What do you do after 23 years behind bars? How do you move from 1989 to 2012 without climbing the steps in between? Cameras, music, and communication in pocket-sized computing devices with far too much information about everyone ever met with people checking in, checking out and checking their email all at the same time.
How do you explain a 23-year gap in a resume? How do you develop a relationship after 23 years on the inside? How could you ever go back inside any building ever again with the sun shining and a breeze blowing? I gave the man my attention, some cookies and a book on exoneration from my own shelves at home; then, I went to raise money for the project.
Since 1999, DC Books to Prisons has been answering individual inmates’ requests for reading material –fiction and nonfiction – with requests from all 50 states. Volunteers work with a donated library in borrowed space (from a local church) to pick and pack books. Requests range from dictionaries, drawing books, and westerns (all incredibly popular) to history, psychology, woodworking and electronics. Some of the prisoners are lifers, on death row or “in the hole” (solitary confinement) looking for a mental escape while others hope to learn a marketable trade for after their release.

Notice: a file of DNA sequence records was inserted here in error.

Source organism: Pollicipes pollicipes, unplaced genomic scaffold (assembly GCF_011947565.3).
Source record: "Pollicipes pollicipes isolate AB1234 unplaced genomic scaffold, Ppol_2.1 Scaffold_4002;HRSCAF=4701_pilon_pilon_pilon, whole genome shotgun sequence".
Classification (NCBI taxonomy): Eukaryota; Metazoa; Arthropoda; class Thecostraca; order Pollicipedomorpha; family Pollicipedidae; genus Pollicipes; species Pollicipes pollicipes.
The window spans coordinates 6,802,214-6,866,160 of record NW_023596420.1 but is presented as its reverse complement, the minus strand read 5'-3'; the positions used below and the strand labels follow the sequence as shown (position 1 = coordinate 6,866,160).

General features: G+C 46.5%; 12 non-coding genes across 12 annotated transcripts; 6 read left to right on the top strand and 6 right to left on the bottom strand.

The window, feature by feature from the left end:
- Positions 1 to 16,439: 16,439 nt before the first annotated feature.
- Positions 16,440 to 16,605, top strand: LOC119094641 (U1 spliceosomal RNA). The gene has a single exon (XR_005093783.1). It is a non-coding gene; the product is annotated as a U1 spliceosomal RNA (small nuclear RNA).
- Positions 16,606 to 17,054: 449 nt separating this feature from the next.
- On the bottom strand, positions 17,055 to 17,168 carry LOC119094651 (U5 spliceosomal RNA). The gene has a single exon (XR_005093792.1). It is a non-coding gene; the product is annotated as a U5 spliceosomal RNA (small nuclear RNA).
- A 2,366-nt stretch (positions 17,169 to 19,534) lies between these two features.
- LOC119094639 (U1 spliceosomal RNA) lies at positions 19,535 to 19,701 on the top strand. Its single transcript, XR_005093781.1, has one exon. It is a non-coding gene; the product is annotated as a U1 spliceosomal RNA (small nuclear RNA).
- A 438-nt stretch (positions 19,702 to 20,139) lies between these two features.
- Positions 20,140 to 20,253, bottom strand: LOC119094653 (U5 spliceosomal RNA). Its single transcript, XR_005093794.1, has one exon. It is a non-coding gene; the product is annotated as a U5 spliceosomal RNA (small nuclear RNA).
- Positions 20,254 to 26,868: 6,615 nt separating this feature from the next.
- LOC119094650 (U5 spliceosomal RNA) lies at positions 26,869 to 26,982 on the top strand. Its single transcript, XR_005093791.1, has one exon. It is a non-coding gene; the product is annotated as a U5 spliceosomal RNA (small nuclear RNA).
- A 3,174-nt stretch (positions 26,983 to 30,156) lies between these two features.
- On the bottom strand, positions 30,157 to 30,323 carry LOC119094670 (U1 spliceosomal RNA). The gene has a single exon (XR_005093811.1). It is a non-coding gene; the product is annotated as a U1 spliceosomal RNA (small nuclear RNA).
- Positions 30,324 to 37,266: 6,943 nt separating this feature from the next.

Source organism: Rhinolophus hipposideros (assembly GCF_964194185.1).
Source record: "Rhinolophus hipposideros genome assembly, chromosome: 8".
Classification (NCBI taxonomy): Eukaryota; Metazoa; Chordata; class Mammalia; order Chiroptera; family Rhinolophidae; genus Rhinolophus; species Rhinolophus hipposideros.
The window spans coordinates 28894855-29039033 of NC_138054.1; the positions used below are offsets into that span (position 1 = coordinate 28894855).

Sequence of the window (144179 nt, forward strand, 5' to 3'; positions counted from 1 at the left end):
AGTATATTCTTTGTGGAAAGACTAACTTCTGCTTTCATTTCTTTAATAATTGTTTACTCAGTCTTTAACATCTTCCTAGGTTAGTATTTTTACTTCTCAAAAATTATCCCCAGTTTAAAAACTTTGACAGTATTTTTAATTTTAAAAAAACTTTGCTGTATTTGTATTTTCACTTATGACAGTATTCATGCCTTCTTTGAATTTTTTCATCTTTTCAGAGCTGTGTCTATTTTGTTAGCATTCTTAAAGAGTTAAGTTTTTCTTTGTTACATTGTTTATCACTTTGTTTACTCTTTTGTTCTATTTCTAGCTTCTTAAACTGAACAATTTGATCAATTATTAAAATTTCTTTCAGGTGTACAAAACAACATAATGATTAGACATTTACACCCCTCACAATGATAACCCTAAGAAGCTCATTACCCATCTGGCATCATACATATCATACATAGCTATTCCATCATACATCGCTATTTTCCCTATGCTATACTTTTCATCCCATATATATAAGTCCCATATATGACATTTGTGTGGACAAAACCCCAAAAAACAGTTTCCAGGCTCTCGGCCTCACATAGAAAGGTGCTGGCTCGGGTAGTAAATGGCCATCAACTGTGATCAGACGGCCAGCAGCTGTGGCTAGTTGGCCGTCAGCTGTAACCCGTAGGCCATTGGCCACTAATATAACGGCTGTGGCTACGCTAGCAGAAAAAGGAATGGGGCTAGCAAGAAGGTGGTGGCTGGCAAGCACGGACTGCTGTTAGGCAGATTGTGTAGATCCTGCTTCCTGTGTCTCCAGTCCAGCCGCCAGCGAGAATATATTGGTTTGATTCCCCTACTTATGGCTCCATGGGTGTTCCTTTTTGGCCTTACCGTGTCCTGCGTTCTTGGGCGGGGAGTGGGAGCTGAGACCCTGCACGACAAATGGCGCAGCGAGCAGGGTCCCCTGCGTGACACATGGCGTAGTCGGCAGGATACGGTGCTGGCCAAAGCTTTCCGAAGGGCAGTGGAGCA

Most of the prisoners who write us weren’t wrongfully convicted. They very well might deserve the sentences received but the ones who write us have nothing, no family or friends for support, no money, no options. We are their last resort, and whatever they did, they are serving their time. We can afford them basic human kindness and maybe a chance to learn, and so every Wednesday, cold, tired and hungry (except when I am hot), I send books to prisoners.
Kristin Stadum lives and works in Washington DC, volunteering regularly with DC Books to Prisons as well as The Reading Connection where she reads books to (and encourages a love of reading in) children at a domestic violence shelter. In her free time, she travels, writes, walks, and raises money and awareness for breast cancer research.